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Welter - 2010

Sitting down with a hot mug of coffee and looking at the landscape-style, bright green literary magazine sitting flat on the table in front of me, my first thought was, I hope I don't stain this. My second thought on the cover, after having read through the pages between the two covers, was that the content was just as strange and delightful. Well, most of it. Some of it was more strange than delightful, and some more delightful than strange. Still, I'm glad I didn't stain it.

The 2010 issue of Welter boasts a great deal of diversity. Most of the poems and stories (which are super-short; great for people like me with short attention spans) are witty and smart, right to the point. And most of these, possibly all of them, are full of beautiful language. Here's the very beginning one of my favorites—a poem called “Kitty & Tony” by Danielle Sinclitico:

he forgot her name
& the world dropped like a stone, solid
into her pocket, mixing with lint
and hard candies

Here's another poem, a list poem, that works very well—“A Course in Miracles” by Marion Winik:

Your scale is six pounds heavy.
Your cell phone has been found.
Your agent is trying to reach you.
There is good news from the Middle East.
There is an amazing thing that happens after menopause.
What do you mean, out-of-network?
A love letter is in your mailbox.

This one is different in that the list really moves all over the place. There are lines about the Middle East, about a person's dead parents, and about their scale not working. But these weird swerves and sharp turns in subject work here, I think, in netting up all these random events as miracles. Losing six pounds due to a technical error, as many people will tell you, certainly deserves miracle status.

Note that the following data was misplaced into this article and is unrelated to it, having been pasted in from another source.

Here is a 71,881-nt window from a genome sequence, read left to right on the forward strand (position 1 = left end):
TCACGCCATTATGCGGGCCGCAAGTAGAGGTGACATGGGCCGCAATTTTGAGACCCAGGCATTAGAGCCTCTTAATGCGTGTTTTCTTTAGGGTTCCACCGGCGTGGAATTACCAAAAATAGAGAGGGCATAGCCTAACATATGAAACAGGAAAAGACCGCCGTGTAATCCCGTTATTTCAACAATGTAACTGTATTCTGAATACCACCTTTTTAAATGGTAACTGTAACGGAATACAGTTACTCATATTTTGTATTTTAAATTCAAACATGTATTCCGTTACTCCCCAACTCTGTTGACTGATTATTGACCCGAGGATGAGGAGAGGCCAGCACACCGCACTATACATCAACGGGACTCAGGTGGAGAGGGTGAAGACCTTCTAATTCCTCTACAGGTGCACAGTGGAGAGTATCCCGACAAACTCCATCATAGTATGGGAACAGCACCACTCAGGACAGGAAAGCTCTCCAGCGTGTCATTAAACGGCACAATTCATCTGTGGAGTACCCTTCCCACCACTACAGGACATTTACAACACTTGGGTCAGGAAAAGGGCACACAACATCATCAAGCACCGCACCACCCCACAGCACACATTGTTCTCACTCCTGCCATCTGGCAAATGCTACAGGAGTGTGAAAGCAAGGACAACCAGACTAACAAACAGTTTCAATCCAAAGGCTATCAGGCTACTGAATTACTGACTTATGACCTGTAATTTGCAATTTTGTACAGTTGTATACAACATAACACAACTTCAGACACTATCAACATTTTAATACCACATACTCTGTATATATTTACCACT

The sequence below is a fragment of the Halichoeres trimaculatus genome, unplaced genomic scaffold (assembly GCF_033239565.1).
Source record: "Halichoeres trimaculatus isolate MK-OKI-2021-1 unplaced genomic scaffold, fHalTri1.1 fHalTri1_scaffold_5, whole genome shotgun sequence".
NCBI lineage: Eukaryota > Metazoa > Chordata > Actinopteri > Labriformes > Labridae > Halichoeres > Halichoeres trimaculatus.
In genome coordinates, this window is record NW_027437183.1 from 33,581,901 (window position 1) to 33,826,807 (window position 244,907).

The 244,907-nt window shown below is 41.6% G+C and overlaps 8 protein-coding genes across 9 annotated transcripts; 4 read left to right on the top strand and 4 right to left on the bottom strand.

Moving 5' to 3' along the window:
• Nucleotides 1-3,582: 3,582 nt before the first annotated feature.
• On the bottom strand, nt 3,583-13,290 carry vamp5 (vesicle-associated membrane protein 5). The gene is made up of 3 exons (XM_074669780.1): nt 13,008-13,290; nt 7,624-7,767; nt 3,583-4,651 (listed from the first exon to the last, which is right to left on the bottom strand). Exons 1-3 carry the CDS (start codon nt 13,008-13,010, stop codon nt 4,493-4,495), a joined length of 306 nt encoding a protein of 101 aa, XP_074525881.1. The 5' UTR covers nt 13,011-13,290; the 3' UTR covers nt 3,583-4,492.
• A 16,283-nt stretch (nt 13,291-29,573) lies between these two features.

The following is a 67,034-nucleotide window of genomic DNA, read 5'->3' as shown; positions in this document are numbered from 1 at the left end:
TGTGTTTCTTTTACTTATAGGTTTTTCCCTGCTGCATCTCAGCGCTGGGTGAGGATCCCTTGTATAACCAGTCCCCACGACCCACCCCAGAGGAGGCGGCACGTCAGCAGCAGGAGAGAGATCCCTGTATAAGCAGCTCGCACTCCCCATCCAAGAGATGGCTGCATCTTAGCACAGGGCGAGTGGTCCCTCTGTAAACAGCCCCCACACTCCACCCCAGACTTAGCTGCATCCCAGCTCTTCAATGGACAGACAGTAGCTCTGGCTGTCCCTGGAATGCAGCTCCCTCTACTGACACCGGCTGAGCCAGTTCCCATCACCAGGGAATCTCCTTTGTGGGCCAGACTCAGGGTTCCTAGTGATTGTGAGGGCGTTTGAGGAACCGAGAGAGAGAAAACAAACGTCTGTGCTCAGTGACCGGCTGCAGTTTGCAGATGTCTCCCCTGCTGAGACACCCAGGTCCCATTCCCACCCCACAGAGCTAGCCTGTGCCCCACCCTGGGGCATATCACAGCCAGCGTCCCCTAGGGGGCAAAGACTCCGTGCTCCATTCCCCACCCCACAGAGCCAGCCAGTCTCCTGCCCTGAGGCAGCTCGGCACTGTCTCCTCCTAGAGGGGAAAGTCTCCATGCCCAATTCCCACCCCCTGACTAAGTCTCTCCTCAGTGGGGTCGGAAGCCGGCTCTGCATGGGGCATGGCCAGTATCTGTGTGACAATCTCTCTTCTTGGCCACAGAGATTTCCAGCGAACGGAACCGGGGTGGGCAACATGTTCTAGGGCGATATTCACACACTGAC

Aside from the many witty pieces in this issue, there are a weighty handful of truly moving ones. Pieces that hit that emotion bone in our bodies in just the right way. My favorite of these is a poem by Tania Hopwood titled “60 and Alzheimer's”:

Like many days before
I am simply nameless.
She'd say,
“Come Ma–
Su–, El–
Come!”
Today is a happy day.
Today–
Today I shall be Emily.

There are a few stories with the same soul-type as this poem. One of these, a story by Sue van den Brink-Loweree titled “Magic Happens,” is an excellent example. Here, a couple is in desperate need of an apartment in the (trust me) dirty New Orleans, but can't seem to catch any breaks. Then:

Through the break in the bamboo wall, a broad, crowned brick walk rutted by carriage wheels led up to the front door. Apparently what had once been stables at ground level had been converted to living quarters. To the right of the entrance, a massive trunk of an over-arching magnolia tree laced with ivy was almost hiding a dusty faded “For Rent” sign.

The poems as well as the stories in this magazine all show these same strengths. They flow nicely as a straight-through read, yet are still great to simply flop open to a random page and dive in. The weakest point of this issue, though I love the possibilities in it, are the comics. They are, at least in this year's issue, a bit crude in both humor and overall quality, but even so, they divide up the literature rather nicely. If you venture out to pick up this year's Welter, don't forget to enjoy the cover.
[welter.ubalt.edu/welter/]

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Review Posted on July 14, 2011
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